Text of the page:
For example, in one embodiment, the system controller 50 receives voltage signals from the temperature detectors 30 that represent the radiation amounts being sampled at the various locations. Based on the signals received, the controller 50 is configured to calculate the temperature of the wafer 14 at different locations. In addition, the system controller 50, as shown in
For instance, as described above, the system controller 50 can be utilized in conjunction with the temperature detectors 30 and the energy source 22 to adjust the temperature within the reactor vessel 12 to a predetermined deposition or oxidizing temperature. The temperature may also be automatically adjusted after a preset deposition or oxidizing time period. Moreover, the deposition or oxidizing temperature can also be varied using the controller 50 for one or more cycles, such as described above.
The controller 50 can also be used to automatically control other components of the system 10. For instance, the controller 50 can be used to control the flow rate of gases entering the reactor vessel 12 through the gas inlet 18 (e.g., gas precursors and/or oxidizing gases). As shown, the system controller 50 can be in communication with valves 76 and 78 (e.g., solenoid valves) for controlling the flow rate of gases from the gas supplies 70 and 80, respectively. For example, in some embodiments, the controller 50 can be configured to receive temperature measurements from the temperature detectors 30. Thus, when a certain temperature is reached during a particular reaction cycle, as described above, the system controller 50 can cause the valves 76 and/or 78 to be opened to provide one or more gases to the reactive vessel 12 at a predetermined flow rate. The system controller can adjust the flow rate of the gases based on various input signals from the system 10 or from a programmer.
As a result of controlling various parameters of one or more of the reaction cycles, the present invention can achieve a variety of benefits. For instance, in contrast to conventional “atomic layer deposition” techniques, the method of the present invention has a higher yield and can sufficiently inhibit leakage current. Moreover, by providing control of the cycle parameters, the resulting dielectric coating can be more easily formed to have selected properties. For example, certain properties of the coating can be measured (e.g., thickness) during wafer processing. These properties can be instantaneously adjusted when desired by simply altering one of the cycle parameters, such as the temperature or flow rate of a gas being supplied. Moreover, some layers of the coating can be formed to have one characteristic, while other layers can be formed to have another characteristic. For example, the interfacial layers can be formed with a relatively high concentration of oxygen, thus reducing the leakage current. Therefore, in contrast to conventional deposition techniques, the method of the present invention provides control over the reaction cycle parameters so that the resulting dielectric coating can be more readily formed to have specific, predetermined properties.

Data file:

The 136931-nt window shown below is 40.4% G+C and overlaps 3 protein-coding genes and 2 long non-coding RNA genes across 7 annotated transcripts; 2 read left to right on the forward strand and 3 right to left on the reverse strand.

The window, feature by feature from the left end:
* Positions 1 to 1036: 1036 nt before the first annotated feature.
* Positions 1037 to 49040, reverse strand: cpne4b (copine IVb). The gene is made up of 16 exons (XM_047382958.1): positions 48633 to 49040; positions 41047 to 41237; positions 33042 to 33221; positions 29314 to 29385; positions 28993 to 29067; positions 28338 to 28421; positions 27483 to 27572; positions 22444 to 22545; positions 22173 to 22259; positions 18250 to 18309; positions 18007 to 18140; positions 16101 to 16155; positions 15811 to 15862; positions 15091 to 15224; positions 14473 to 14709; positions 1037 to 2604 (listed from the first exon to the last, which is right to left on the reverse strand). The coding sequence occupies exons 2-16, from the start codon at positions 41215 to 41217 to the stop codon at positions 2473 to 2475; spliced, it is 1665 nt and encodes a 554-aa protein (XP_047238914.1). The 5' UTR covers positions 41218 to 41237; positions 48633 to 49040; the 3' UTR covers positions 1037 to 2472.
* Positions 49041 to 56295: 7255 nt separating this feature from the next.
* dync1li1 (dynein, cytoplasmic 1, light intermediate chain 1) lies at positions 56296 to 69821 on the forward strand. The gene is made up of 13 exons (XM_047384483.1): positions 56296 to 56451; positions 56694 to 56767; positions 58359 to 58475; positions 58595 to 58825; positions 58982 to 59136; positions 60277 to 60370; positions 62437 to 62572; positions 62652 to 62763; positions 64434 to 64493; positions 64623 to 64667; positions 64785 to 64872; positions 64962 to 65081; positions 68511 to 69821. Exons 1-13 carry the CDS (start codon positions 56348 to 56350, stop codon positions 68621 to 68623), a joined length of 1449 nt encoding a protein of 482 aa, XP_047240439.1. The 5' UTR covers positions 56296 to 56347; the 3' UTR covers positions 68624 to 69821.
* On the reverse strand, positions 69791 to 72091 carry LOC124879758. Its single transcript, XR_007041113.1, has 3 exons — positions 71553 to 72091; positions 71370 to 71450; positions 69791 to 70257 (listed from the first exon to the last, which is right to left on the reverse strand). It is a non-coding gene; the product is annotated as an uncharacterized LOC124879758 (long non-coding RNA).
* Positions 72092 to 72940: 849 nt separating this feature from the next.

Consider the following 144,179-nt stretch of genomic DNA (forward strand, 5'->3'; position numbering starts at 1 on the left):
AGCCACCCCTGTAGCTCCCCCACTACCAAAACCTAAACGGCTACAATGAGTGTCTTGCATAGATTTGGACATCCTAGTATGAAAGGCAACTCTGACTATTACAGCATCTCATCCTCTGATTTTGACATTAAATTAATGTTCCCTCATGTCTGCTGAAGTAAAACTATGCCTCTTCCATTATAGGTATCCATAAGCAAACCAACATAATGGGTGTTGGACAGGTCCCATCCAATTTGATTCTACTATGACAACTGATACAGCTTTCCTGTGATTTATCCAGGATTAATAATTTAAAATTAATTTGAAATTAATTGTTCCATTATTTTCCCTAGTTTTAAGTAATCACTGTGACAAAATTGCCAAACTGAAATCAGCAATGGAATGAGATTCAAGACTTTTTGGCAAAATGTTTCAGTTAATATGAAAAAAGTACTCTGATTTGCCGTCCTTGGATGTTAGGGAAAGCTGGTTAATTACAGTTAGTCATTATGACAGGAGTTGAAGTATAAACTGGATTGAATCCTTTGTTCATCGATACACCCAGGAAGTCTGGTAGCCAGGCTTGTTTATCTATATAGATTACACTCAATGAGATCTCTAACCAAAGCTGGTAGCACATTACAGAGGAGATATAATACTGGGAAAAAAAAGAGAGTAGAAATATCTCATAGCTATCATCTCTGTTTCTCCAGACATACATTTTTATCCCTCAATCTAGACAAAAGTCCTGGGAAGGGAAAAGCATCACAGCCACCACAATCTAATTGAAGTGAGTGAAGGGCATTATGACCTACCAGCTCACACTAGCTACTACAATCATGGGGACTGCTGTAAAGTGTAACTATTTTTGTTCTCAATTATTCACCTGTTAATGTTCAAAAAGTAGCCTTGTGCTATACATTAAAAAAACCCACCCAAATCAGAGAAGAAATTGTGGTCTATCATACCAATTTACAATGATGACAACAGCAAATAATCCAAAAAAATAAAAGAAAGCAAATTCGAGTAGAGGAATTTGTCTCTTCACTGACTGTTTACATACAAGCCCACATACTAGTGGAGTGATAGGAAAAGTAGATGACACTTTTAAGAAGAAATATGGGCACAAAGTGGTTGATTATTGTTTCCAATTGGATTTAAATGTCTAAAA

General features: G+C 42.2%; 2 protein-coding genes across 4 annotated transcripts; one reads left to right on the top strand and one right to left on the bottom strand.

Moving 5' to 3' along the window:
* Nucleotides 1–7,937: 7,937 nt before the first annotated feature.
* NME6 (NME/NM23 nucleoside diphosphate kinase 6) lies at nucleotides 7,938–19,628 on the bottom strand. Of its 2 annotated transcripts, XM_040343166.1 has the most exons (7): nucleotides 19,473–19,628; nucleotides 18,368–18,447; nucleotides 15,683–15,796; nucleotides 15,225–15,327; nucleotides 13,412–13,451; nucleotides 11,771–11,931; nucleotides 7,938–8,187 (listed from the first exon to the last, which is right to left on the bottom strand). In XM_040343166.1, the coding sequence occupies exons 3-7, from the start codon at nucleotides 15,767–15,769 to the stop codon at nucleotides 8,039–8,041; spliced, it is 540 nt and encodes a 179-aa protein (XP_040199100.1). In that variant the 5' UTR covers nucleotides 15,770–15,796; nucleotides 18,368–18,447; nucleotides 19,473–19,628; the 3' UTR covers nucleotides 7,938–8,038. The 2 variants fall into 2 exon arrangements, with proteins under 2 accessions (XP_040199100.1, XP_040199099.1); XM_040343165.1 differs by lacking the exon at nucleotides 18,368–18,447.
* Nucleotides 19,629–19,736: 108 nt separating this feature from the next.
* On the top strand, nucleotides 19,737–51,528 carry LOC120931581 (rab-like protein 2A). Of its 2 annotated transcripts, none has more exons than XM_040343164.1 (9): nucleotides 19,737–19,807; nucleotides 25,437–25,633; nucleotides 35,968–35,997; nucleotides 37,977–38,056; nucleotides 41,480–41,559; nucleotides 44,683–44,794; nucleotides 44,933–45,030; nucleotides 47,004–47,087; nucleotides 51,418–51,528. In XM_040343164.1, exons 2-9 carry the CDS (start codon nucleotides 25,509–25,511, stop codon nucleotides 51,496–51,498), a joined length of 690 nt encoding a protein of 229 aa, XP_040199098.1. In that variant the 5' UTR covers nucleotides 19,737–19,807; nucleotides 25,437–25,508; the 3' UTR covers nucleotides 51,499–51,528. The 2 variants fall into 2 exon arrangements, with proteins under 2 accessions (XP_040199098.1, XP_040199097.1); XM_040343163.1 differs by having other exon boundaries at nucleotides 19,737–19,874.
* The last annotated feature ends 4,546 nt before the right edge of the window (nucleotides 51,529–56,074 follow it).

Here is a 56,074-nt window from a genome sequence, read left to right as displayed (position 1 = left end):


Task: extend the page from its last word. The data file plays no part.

These and other modifications and variations of the present invention may be practiced by those of ordinary skill in the art, without departing from the spirit and scope of the present invention. In addition, it should be understood that aspects of the various embodiments may be interchanged both in whole or in part. Furthermore, those of ordinary skill in the art will appreciate that the foregoing description is by way of example only, and is not intended to limit the invention so further described in such appended claims.
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|U.S. Classification||438/681, 257/E21.274, 438/680, 438/785, 427/585|
|International Classification||C23C16/44, C23C16/40, C23C16/52, H01L21/31, H01L21/316, C23C16/00, H01L21/469, B05D3/02, H01L21/314, C23C16/455|
|Cooperative Classification||H01L21/31637, C23C16/52, H01L21/31604, C23C16/40, H01L21/31645, H01L21/31641, H01L21/3141, C23C16/45527, C23C16/45525|
|European Classification||C23C16/40, C23C16/52, H01L21/314A, H01L21/316B, C23C16/455F2, C23C16/455F2B|
|Oct 15, 2002||AS||Assignment|
Owner name: MATTSON TECHNOLOGY, INC., CALIFORNIA
Free format text: ASSIGNMENT OF ASSIGNORS INTEREST;ASSIGNORS:KEPTEN, AVISHAL;SENDLER, MICHAEL;LEVY, SAGY;AND OTHERS;REEL/FRAME:013385/0676;SIGNING DATES FROM 20020715 TO 20021003
|Aug 11, 2003||AS||Assignment|
|Jun 5, 2007||CC||Certificate of correction|
|Oct 27, 2008||FPAY||Fee payment|
Year of fee payment: 4
|Dec 10, 2012||REMI||Maintenance fee reminder mailed|
|Apr 26, 2013||LAPS||Lapse for failure to pay maintenance fees|
|Jun 18, 2013||FP||Expired due to failure to pay maintenance fee|
Effective date: 20130426